SEV Biblia, Chapter 1:21 Sin : Oyeron que gemía, y no hay consolador para mí. Todos mis enemigos han oído mi mal, se alegraron porque tú lo hiciste. Trajiste el día que señalaste, mas serán como yo.
Clarke's Bible Commentary - Lamentations 1:21 Verse 21. They have heard that I sigh] My affliction is public enough; but no one comes to comfort me.
They are glad that thou hast done it] On the contrary, they exult in my misery; and they see that THOU hast done what they were incapable of performing.
Thou wilt bring the day that thou hast called, and they shall be like unto me.] Babylon shall be visited in her turn; and thy judgments poured out upon her shall equal her state with my own. See the last six chapters of the preceding prophecy for the accomplishment of this prediction.
John Gill's Bible Commentary Ver. 21. They have heard that I sigh: [there is] none to comfort me , etc.] That is, the nations, as the Targum; the neighbouring ones, those that were her confederates and allies; the same with her lovers, as before, as Aben Ezra observes; these being near her, knew full well her sorrowful and distressed condition, being as it were within the hearing of her sighs and groans; and yet none of them offered to help her, or so much as to speak a comfortable word to her: all mine enemies have heard of my trouble ; not only her friends, but foes; meaning the Tyrians, Edomites, Moabites, and Ammonites, and as the following description of them shows; for it must design others from the Chaldeans, that were the immediate cause of it: they are glad that thou hast done [it] ; brought all this ruin and destruction on Jerusalem, which could never have been done, if the Lord had not willed it; and at this the above mentioned nations rejoiced; (see Ezekiel 25:3 Obadiah 1:12); there being a considerable stop on the word glad, it may be rendered, as by some, “they are glad; but thou hast done it” f37 ; not they, but thou; and therefore must be patiently bore, and quietly submitted to, it being the Lord’s doing: thou wilt bring the day [that] thou hast called ; the time of, he destruction of, he Chaldeans, who had the chief hand in the ruin of the Jewish nation, and of those that rejoiced at it; which time was fixed by the Lord, and proclaimed and published by his prophets, and would certainly and exactly come, as and when it was pointed out: some take it to be a wish or prayer, that God would bring it, as he had declared; though others interpret it in a quite different sense, “thou hast brought the day” f39 ; meaning on herself, the determined destruction; so the Targum, “thou hast brought upon me the day of vengeance; thou hast called a time upon me to my desolation:” and they shall be like unto me ; in the same distressed, desolate, and sorrowful condition, being brought to ruin and destruction; which afterwards was the case of the Chaldeans, and all the other nations.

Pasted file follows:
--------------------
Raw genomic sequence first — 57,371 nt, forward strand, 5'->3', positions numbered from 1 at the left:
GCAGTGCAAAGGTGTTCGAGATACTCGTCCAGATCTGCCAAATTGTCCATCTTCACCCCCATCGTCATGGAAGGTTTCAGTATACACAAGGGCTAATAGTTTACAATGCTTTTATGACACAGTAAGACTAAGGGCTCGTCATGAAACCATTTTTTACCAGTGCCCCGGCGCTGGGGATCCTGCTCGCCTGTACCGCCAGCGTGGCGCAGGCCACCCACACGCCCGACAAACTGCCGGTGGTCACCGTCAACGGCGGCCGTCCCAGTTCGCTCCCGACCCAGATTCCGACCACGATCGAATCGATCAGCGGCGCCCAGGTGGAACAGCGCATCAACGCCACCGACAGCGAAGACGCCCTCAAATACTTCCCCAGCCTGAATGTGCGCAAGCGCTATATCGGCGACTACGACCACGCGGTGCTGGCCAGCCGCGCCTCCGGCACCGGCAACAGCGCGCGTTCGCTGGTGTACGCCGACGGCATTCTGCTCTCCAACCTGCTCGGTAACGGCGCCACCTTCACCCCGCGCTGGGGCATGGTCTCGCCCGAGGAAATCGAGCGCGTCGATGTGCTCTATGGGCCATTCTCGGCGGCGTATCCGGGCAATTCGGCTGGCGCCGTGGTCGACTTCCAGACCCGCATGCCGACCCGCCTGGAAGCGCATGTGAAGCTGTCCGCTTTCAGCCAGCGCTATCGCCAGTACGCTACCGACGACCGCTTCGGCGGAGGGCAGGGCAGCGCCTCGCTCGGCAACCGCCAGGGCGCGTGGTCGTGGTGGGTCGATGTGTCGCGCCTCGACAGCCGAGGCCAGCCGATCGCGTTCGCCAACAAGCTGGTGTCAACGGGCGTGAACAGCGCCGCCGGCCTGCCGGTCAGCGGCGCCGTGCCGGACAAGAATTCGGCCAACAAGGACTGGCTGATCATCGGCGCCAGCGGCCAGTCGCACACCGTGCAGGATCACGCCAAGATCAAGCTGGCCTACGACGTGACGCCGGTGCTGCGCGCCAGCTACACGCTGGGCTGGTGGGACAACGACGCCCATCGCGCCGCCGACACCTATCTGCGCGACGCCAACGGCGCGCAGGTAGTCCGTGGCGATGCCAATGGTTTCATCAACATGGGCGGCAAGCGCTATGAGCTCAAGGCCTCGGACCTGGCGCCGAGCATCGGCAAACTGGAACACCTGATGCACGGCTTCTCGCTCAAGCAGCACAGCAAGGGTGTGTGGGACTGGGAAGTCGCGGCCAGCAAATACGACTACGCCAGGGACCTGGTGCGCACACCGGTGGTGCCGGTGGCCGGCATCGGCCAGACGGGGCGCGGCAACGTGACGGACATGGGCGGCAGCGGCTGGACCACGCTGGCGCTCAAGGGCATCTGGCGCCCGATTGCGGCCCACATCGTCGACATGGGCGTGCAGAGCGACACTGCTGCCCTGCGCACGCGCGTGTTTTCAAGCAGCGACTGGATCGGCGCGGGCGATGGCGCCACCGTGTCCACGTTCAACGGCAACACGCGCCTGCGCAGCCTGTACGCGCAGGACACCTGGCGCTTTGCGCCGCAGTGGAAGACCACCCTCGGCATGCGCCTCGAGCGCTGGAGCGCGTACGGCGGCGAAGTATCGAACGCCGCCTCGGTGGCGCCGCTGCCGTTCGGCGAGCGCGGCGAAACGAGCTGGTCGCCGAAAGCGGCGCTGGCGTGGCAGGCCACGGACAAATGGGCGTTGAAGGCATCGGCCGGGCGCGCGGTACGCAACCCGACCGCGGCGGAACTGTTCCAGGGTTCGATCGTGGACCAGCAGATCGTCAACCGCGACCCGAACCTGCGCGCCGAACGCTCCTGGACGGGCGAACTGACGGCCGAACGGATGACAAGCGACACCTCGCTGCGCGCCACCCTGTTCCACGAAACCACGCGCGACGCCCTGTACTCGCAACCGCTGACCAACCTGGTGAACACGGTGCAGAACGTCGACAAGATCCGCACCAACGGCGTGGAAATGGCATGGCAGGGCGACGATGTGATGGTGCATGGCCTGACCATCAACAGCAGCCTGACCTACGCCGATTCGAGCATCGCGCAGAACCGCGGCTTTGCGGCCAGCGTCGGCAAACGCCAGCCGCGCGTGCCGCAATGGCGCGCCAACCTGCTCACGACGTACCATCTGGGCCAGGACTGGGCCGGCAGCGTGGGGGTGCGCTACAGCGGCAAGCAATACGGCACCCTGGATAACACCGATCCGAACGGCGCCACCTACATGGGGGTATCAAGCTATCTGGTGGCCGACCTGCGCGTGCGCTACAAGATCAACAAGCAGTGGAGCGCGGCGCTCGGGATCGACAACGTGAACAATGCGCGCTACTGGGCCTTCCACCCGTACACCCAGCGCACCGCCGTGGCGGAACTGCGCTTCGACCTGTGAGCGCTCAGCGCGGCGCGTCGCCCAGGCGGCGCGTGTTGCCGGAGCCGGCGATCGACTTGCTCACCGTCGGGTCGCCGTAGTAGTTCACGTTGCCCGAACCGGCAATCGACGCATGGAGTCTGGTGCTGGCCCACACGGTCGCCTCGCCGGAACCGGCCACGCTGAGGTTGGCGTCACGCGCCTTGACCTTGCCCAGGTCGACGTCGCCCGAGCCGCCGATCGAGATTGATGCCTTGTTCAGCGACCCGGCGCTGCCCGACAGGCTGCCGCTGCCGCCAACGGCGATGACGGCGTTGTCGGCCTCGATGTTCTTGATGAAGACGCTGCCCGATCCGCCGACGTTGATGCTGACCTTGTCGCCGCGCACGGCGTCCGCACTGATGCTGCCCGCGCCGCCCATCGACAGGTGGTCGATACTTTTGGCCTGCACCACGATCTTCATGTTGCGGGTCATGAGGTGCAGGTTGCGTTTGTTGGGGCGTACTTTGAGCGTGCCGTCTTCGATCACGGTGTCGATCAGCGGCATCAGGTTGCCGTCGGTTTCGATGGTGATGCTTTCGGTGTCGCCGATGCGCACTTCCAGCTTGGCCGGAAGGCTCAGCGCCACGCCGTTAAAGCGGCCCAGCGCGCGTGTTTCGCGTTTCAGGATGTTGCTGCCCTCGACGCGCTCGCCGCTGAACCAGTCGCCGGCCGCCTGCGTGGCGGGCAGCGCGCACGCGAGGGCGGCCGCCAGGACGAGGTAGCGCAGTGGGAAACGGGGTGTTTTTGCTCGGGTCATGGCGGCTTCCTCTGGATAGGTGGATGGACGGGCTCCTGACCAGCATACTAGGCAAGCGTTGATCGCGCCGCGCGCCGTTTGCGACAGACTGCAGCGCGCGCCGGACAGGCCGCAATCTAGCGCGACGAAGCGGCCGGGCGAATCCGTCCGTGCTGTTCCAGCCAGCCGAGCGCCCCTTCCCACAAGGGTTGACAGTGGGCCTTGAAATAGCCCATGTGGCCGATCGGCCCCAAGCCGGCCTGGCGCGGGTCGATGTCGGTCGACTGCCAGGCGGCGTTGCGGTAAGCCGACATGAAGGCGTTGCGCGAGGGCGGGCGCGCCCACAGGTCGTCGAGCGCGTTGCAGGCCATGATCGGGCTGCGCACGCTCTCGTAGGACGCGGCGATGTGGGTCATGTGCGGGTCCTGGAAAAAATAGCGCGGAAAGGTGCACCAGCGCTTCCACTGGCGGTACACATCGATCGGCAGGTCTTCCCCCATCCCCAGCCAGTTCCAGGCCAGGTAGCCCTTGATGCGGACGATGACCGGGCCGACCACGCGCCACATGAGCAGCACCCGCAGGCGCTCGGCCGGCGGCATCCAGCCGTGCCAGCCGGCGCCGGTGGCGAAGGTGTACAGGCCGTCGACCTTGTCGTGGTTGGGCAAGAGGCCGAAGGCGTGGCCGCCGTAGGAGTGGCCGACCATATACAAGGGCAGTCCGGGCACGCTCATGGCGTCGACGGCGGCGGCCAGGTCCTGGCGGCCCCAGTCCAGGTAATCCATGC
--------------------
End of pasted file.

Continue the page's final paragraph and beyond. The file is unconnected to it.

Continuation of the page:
Matthew Henry Commentary
The miserable state of Jerusalem, the just consequences of its sins (Lam. 1:1-11) Jerusalem represented as a captive female, lamenting, an seeking the mercy of God. (Lam. 1:12-22)
Lam. 1:1-11 The prophet sometimes speaks in his own person; at othe times Jerusalem, as a distressed female, is the speaker, or some of the Jews. The description shows the miseries of the Jewish nation Jerusalem became a captive and a slave, by reason of the greatness of her sins; and had no rest from suffering. If we allow sin, our greates adversary, to have dominion over us, justly will other enemies also be suffered to have dominion. The people endured the extremities of famin and distress. In this sad condition Jerusalem acknowledged her sin, an entreated the Lord to look upon her case. This is the only way to make ourselves easy under our burdens; for it is the just anger of the Lor for man's transgressions, that has filled the earth with sorrows lamentations, sickness, and death.
Lam. 1:12-22 Jerusalem, sitting dejected on the ground, calls on thos that passed by, to consider whether her example did not concern them Her outward sufferings were great, but her inward sufferings wer harder to bear, through the sense of guilt. Sorrow for sin must be great sorrow, and must affect the soul. Here we see the evil of sin and may take warning to flee from the wrath to come. Whatever may be learned from the sufferings of Jerusalem, far more may be learned from the sufferings of Christ. Does he not from the cross speak to every on of us? Does he not say, Is it nothing to you, all ye that pass by? Le all our sorrows lead us to the cross of Christ, lead us to mark his example, and cheerfully to follow him __________________________________________________________________
Original Hebrew שׁמעו 8085 כי 3588 נאנחה 584 אני 589 אין 369 מנחם 5162 לי כל 3605 איבי 341 שׁמעו 8085 רעתי 7451 שׂשׂו 7797 כי 3588 אתה 859 עשׂית 6213 הבאת 935 יום 3117 קראת 7121 ויהיו 1961 כמוני׃ 3644